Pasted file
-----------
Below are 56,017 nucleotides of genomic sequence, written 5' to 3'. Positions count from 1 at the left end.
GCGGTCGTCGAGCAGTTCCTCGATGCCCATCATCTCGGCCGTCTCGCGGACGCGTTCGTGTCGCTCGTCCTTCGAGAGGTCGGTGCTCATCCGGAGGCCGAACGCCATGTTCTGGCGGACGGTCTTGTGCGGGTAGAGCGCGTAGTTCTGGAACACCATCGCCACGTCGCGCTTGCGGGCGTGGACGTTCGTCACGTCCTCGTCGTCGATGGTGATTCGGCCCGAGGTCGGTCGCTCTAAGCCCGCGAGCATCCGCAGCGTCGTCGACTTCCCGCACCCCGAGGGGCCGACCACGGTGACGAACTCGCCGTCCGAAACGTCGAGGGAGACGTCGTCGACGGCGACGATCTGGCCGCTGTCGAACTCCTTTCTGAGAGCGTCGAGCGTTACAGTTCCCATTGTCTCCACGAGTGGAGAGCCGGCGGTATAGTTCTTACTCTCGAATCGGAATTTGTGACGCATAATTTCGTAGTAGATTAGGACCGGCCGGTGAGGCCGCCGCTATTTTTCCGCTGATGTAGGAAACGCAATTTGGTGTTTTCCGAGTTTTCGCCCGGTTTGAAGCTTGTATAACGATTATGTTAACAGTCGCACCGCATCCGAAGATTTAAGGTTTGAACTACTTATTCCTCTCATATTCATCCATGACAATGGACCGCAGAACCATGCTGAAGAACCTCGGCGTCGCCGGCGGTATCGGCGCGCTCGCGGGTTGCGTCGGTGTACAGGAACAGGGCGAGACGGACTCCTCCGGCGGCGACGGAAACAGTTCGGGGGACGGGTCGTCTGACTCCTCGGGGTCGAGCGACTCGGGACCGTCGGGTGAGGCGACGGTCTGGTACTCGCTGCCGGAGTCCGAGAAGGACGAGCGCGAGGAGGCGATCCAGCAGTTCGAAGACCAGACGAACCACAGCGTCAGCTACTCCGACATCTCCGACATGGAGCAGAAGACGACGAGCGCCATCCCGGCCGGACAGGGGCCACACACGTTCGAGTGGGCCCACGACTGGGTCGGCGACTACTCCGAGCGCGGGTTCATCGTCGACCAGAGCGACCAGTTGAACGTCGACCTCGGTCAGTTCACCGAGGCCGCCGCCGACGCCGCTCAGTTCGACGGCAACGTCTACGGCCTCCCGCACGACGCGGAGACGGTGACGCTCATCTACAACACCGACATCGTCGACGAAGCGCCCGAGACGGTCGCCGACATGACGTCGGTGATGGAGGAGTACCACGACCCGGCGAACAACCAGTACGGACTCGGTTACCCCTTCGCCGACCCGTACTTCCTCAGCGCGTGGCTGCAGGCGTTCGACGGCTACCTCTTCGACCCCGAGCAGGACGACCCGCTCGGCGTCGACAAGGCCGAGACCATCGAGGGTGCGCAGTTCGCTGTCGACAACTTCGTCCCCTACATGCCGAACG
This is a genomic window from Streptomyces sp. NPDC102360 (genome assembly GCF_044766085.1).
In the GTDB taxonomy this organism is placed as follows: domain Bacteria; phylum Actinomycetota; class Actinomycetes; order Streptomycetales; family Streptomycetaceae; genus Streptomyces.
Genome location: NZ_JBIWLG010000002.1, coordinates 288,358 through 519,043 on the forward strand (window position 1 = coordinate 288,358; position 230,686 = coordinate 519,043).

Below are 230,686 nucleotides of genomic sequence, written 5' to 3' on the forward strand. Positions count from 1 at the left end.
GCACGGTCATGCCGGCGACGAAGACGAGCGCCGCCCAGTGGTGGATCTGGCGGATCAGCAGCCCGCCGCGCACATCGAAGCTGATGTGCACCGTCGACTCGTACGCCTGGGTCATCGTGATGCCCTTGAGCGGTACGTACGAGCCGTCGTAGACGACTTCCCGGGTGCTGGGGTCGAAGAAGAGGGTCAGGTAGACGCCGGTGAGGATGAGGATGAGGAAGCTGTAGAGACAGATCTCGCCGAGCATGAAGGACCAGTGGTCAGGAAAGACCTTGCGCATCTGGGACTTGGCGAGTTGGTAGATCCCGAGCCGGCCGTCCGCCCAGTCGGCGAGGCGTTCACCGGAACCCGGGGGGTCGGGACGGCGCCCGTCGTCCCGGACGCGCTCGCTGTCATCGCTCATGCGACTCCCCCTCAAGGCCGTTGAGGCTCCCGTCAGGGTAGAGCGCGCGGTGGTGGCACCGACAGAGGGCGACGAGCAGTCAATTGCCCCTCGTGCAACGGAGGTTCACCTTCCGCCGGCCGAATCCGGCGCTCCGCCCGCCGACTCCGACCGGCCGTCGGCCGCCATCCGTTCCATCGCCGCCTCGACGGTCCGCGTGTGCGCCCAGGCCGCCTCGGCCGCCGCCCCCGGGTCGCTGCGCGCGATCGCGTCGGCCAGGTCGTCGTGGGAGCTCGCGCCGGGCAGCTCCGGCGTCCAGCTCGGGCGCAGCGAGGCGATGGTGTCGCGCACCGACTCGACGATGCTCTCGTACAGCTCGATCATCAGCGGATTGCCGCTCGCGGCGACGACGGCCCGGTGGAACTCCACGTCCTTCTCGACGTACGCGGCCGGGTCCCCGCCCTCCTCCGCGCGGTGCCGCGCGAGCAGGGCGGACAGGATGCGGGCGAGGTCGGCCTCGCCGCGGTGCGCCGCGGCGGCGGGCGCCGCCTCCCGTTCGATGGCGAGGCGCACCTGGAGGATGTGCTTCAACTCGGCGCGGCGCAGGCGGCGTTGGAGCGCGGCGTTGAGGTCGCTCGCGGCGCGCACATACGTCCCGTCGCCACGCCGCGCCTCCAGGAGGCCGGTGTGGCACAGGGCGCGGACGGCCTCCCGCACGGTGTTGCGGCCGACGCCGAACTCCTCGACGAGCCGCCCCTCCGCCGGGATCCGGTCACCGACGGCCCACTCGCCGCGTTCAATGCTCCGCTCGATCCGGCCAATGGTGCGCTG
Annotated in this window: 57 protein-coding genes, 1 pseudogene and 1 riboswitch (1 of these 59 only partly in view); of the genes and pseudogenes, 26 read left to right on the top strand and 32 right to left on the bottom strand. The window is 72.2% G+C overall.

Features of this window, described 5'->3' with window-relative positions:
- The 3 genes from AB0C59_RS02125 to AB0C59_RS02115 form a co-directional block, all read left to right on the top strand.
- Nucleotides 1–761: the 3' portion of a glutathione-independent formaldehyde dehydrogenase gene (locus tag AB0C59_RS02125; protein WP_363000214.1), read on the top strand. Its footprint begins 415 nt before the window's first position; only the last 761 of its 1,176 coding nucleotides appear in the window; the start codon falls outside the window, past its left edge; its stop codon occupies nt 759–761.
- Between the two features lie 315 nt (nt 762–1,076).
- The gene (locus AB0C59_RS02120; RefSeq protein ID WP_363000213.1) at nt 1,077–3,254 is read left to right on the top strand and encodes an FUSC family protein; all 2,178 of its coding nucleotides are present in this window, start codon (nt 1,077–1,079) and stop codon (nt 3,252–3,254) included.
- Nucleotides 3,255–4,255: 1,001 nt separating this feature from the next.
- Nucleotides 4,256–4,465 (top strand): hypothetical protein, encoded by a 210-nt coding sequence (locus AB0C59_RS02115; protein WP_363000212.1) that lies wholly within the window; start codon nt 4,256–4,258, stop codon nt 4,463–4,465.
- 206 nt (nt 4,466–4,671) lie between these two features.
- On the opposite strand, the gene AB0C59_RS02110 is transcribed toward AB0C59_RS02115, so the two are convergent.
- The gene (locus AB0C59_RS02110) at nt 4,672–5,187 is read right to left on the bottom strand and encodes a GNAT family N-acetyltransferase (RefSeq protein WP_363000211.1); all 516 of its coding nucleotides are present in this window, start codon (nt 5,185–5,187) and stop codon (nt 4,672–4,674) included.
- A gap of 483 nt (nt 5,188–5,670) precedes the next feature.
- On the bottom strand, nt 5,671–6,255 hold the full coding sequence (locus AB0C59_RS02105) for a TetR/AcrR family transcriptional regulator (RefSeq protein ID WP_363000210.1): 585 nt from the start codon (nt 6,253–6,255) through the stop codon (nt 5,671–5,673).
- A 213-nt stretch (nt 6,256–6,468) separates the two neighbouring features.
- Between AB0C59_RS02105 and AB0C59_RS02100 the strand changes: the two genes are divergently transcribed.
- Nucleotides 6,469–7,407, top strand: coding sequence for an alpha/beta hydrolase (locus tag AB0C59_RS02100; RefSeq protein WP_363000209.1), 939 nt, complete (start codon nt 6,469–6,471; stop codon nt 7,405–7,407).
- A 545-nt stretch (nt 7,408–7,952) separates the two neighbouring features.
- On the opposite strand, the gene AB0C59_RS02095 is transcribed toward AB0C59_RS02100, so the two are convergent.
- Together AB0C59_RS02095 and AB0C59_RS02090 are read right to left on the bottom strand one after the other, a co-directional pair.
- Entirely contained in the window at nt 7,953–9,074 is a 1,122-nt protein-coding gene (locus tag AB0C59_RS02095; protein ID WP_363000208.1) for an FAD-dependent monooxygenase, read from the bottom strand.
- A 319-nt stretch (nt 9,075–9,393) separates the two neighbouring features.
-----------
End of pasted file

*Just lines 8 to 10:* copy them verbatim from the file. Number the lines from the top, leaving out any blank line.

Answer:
Annotated in this window: 57 protein-coding genes, 1 pseudogene and 1 riboswitch (1 of these 59 only partly in view); of the genes and pseudogenes, 26 read left to right on the top strand and 32 right to left on the bottom strand. The window is 72.2% G+C overall.

Features of this window, described 5'->3' with window-relative positions:
- The 3 genes from AB0C59_RS02125 to AB0C59_RS02115 form a co-directional block, all read left to right on the top strand.